Are You To Blame For Your Disease?

Many are quick to point the finger and blame you for whatever troubles have come your way—whether financial, relational, or health-related. In their opinion, where you are is a direct result of your decisions and actions. Period.

Though I certainly think we should take responsibility for our health and all other aspects of our lives, I do recognize that other factors come in to play besides our choices and good intentions.

You can’t pick your parents: We all know that we are born into our families and that we didn’t get to choose our biological parents. For better or worse, the genetics of our parents and their parents before them have a lot to say about how we look, act, and eat. The “nature” side of the argument is the genes that predispose you to have high blood pressure, weigh more than the BMI charts say you “should”, and like fatty foods. The “nurture” side can either counteract those genes by teaching you a health-promoting lifestyle of movement and nourishing food, and providing you with an environment that promoted healthy emotional growth and development. If that doesn’t sound like your home growing up, then maybe you were “nurtured” to be easily uptight, cope with life by eating, and spend your evenings snacking while watching TV.

You didn’t know: Despite the best of public health initiatives, it can be difficult to education the entire population on not only the basics on good nutrition, but also the specific approach to the various nutrition-related diseases. It is not uncommon to find that people don’t know what foods fit into the three main food classifications (carbohydrate, protein, fat), what a portion size of that food is, or how many Calories they need or actually consume each day.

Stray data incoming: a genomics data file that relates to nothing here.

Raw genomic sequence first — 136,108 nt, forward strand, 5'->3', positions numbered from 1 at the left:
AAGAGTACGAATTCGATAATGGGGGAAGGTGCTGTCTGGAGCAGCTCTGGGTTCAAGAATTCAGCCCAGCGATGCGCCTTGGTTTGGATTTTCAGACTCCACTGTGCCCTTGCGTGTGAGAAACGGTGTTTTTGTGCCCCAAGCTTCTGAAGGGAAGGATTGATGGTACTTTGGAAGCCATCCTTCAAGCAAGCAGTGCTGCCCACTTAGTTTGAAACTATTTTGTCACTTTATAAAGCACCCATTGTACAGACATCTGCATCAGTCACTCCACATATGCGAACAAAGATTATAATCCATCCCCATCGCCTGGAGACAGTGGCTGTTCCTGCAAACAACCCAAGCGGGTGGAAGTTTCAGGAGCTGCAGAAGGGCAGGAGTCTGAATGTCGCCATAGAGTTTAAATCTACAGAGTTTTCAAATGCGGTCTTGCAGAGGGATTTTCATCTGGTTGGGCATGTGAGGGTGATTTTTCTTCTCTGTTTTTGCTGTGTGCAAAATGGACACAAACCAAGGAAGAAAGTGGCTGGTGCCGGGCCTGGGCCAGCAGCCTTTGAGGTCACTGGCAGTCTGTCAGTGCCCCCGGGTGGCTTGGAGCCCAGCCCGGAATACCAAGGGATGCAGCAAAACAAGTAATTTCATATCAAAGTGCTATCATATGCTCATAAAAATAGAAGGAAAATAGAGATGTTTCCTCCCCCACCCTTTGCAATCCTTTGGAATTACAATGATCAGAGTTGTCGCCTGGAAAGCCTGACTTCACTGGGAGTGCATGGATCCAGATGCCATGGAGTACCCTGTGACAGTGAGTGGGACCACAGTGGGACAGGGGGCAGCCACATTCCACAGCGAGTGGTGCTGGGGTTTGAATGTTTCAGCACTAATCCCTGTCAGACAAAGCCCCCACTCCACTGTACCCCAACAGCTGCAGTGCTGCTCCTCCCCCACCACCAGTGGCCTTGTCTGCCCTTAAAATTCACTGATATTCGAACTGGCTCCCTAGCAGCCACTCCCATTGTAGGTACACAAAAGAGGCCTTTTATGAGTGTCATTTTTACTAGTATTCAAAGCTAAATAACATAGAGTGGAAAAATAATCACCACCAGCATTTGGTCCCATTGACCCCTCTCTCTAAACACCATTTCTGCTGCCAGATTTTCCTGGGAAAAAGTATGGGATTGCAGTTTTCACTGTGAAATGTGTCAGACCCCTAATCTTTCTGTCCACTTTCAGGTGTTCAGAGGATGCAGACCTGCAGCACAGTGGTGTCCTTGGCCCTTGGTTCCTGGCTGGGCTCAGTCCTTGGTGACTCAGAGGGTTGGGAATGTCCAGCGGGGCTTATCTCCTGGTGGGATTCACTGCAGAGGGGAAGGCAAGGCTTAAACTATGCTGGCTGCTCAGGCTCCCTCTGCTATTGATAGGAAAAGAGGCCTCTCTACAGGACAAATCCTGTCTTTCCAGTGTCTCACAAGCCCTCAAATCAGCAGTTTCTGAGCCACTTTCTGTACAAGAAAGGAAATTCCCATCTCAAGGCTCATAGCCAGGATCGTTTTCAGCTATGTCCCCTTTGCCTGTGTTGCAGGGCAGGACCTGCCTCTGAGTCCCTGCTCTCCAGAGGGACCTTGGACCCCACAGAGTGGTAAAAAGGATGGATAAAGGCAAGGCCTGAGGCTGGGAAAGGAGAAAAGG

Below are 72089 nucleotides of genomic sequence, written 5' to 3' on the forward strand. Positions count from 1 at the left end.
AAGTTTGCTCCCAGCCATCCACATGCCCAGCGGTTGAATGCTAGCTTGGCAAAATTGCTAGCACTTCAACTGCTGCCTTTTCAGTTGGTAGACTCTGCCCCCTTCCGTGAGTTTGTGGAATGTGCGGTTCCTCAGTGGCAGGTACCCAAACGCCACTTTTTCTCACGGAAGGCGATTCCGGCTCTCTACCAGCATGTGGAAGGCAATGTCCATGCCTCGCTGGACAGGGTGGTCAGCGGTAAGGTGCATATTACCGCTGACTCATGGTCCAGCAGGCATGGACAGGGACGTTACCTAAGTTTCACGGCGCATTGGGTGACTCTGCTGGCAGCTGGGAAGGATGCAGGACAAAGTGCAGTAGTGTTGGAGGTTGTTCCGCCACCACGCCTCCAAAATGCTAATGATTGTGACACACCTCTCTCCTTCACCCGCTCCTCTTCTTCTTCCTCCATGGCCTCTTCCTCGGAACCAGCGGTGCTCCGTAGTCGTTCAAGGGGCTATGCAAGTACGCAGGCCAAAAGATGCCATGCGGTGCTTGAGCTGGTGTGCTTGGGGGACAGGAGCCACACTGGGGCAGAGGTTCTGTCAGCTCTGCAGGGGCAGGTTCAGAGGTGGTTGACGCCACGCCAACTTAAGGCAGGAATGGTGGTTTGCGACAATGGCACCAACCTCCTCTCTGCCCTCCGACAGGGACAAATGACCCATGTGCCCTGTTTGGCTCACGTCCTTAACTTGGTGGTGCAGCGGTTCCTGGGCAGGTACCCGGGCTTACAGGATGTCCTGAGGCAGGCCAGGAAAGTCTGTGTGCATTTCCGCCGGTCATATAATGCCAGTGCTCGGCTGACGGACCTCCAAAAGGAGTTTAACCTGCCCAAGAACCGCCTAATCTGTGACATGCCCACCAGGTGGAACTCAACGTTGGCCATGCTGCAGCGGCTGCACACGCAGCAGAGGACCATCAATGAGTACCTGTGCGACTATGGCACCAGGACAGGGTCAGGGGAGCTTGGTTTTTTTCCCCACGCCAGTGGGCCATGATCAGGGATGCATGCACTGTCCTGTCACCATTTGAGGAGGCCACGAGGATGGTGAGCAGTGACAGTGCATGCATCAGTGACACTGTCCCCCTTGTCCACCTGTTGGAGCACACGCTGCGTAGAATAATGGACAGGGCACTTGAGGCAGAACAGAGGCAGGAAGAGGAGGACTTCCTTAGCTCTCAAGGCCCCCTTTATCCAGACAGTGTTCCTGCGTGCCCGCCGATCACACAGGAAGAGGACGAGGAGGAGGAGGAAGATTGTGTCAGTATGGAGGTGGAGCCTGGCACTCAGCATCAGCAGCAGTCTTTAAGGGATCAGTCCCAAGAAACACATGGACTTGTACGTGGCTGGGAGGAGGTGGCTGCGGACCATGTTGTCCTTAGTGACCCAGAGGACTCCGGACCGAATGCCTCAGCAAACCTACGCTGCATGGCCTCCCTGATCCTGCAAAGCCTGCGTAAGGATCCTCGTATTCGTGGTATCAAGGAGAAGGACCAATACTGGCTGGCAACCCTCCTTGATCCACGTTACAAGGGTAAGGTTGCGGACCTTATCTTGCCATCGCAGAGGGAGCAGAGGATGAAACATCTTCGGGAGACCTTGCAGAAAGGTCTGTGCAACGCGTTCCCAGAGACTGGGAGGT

You’ve tried: I don’t think we can even begin to imagine the amount of people who have tried one or multiple diets but without lasting success. You may buy every new book that comes out promising to help you shed pounds, beat your diabetes, or lower your stress and blood pressure. You may have attended classes, seminars, and webinars, but nothing worked or was sustainable. You’ve made the effort, so where’s you’re “A”?

Instead of trying to find the guilty party, how about trying something new? Accept that we are all affected by our genes, upbringing, experiences, and personal choices. Out of all these things, we can control what we do from today forward—what and how we eat, how we spend our time, how we talk to ourselves, how we deal with difficult situations…how we live.

Are You To Blame For Your Disease?

Dear Me

Are You To Blame For Your Disease?

Déjà vu

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